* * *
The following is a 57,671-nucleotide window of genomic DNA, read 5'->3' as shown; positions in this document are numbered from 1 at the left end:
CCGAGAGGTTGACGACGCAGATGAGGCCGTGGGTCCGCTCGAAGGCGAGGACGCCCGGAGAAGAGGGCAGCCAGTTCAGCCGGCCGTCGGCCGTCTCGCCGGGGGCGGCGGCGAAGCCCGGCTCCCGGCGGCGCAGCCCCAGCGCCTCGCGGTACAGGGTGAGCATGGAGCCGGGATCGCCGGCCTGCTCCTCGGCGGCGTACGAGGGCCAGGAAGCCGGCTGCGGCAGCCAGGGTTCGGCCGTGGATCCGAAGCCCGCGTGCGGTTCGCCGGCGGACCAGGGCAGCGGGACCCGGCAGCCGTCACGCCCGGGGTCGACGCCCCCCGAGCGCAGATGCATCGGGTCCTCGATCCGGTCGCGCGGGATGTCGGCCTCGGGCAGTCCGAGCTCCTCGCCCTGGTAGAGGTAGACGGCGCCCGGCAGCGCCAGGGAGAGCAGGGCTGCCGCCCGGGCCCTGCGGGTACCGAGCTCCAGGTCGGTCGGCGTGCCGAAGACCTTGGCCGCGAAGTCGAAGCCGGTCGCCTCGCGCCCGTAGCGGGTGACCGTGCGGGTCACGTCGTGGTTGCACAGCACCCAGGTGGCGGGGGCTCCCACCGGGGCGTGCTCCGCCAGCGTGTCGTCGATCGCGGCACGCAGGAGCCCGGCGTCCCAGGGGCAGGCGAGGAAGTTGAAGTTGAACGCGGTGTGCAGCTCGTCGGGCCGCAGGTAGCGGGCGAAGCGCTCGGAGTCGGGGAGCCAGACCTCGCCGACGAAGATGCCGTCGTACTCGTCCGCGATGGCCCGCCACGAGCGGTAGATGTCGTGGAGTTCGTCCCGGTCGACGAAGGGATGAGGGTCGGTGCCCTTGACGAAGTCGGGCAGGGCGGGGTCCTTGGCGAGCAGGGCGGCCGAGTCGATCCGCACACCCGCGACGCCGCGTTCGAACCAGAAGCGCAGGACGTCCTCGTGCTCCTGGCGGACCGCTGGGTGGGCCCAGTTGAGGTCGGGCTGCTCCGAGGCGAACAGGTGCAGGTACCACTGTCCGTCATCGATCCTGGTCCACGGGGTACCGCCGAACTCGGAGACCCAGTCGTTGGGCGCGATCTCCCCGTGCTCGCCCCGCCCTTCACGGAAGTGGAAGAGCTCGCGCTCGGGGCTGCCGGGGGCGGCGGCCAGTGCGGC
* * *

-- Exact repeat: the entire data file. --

The following is a 57,671-nucleotide window of genomic DNA, read 5'->3' as shown; positions in this document are numbered from 1 at the left end:
CCGAGAGGTTGACGACGCAGATGAGGCCGTGGGTCCGCTCGAAGGCGAGGACGCCCGGAGAAGAGGGCAGCCAGTTCAGCCGGCCGTCGGCCGTCTCGCCGGGGGCGGCGGCGAAGCCCGGCTCCCGGCGGCGCAGCCCCAGCGCCTCGCGGTACAGGGTGAGCATGGAGCCGGGATCGCCGGCCTGCTCCTCGGCGGCGTACGAGGGCCAGGAAGCCGGCTGCGGCAGCCAGGGTTCGGCCGTGGATCCGAAGCCCGCGTGCGGTTCGCCGGCGGACCAGGGCAGCGGGACCCGGCAGCCGTCACGCCCGGGGTCGACGCCCCCCGAGCGCAGATGCATCGGGTCCTCGATCCGGTCGCGCGGGATGTCGGCCTCGGGCAGTCCGAGCTCCTCGCCCTGGTAGAGGTAGACGGCGCCCGGCAGCGCCAGGGAGAGCAGGGCTGCCGCCCGGGCCCTGCGGGTACCGAGCTCCAGGTCGGTCGGCGTGCCGAAGACCTTGGCCGCGAAGTCGAAGCCGGTCGCCTCGCGCCCGTAGCGGGTGACCGTGCGGGTCACGTCGTGGTTGCACAGCACCCAGGTGGCGGGGGCTCCCACCGGGGCGTGCTCCGCCAGCGTGTCGTCGATCGCGGCACGCAGGAGCCCGGCGTCCCAGGGGCAGGCGAGGAAGTTGAAGTTGAACGCGGTGTGCAGCTCGTCGGGCCGCAGGTAGCGGGCGAAGCGCTCGGAGTCGGGGAGCCAGACCTCGCCGACGAAGATGCCGTCGTACTCGTCCGCGATGGCCCGCCACGAGCGGTAGATGTCGTGGAGTTCGTCCCGGTCGACGAAGGGATGAGGGTCGGTGCCCTTGACGAAGTCGGGCAGGGCGGGGTCCTTGGCGAGCAGGGCGGCCGAGTCGATCCGCACACCCGCGACGCCGCGTTCGAACCAGAAGCGCAGGACGTCCTCGTGCTCCTGGCGGACCGCTGGGTGGGCCCAGTTGAGGTCGGGCTGCTCCGAGGCGAACAGGTGCAGGTACCACTGTCCGTCATCGATCCTGGTCCACGGGGTACCGCCGAACTCGGAGACCCAGTCGTTGGGCGCGATCTCCCCGTGCTCGCCCCGCCCTTCACGGAAGTGGAAGAGCTCGCGCTCGGGGCTGCCGGGGGCGGCGGCCAGTGCGGC